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Dr. Mike Roizen
Dr. Mike Roizen is chief medical officer at the Cleveland Clinic Wellness Institute, an award-winning author, and has been the doctor to eight Nobel Prize winners and more than 100 Fortune 500 CEOs.

Dr. Mike Roizen

Tags: covid | infection | vaccination | dr. roizen

Good News and Bad News on COVID

Michael Roizen, M.D. By Wednesday, 22 June 2022 11:36 AM EDT Current | Bio | Archive

A study once showed that when given the choice, people prefer to hear bad news first, and good news after that. But news givers are inclined to deliver good news first.

When it comes to long COVID and breakthrough infections among people who are vaccinated, you win: Here's the bad news first.

According to a study published in the journal Nature Medicine, about a third of people who have been fully vaccinated (but not boosted) and then experience a breakthrough infection develop long COVID. That means they’re more likely to contend with cardiovascular, coagulation and hematologic, gastrointestinal, kidney, mental health, metabolic, musculoskeletal, and/or neurologic disorders 30 or more days after infection than those who have never had COVID-19.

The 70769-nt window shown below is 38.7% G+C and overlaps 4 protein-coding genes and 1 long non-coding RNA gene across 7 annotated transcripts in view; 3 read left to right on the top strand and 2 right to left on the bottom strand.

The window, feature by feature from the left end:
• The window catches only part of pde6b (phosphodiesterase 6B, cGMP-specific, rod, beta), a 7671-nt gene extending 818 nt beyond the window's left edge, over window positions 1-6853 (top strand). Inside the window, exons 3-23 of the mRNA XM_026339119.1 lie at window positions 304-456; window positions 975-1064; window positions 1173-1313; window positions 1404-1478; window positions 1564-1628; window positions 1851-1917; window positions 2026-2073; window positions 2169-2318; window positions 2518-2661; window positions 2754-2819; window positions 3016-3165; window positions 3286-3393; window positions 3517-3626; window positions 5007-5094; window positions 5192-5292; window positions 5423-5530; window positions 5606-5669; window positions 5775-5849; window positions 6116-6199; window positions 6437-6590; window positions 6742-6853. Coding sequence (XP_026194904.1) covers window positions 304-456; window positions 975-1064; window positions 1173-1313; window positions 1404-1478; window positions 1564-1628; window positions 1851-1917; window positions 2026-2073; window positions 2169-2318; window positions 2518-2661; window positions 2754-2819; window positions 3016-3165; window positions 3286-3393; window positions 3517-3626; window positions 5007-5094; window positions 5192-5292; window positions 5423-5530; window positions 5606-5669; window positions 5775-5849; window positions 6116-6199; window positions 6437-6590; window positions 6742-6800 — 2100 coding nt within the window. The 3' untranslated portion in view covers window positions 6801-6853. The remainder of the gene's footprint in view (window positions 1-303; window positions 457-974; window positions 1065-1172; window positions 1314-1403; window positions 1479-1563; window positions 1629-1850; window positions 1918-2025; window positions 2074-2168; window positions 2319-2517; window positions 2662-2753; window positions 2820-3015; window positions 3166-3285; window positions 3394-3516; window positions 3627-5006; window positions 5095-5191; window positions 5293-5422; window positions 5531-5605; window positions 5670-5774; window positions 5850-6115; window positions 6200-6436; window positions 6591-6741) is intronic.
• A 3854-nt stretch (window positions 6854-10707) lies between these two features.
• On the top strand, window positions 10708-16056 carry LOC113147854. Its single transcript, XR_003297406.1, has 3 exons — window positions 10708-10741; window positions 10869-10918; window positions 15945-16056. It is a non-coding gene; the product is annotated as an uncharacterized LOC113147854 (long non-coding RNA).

The good news? The study shows that that being vaccinated leads to a 15% reduction in long COVID symptoms related to lung and blood clot disorders for up to six months after a breakthrough infection.

The study that generated these findings looked at almost 40,000 people in the Veterans Affairs database and found that around 10.65 of every 1,000 people who were fully vaccinated developed a breakthrough infection.

Their conclusion: While vaccination offers some protection, it is still important to protect yourself from possible infection.

I suggest that handwashing and mask-wearing don't take much effort, but the protection they offer may be life-changing, even if you're vaccinated.

And get boosted twice if you qualify. Most likely, it gives you a lot more protection from a breakthrough.

© King Features Syndicate


DrRoizen
A study shows that that being vaccinated leads to a 15% reduction in long COVID symptoms related to lung and blood clot disorders for up to six months after a breakthrough infection.
covid, infection, vaccination, dr. roizen
244
2022-36-22
Wednesday, 22 June 2022 11:36 AM
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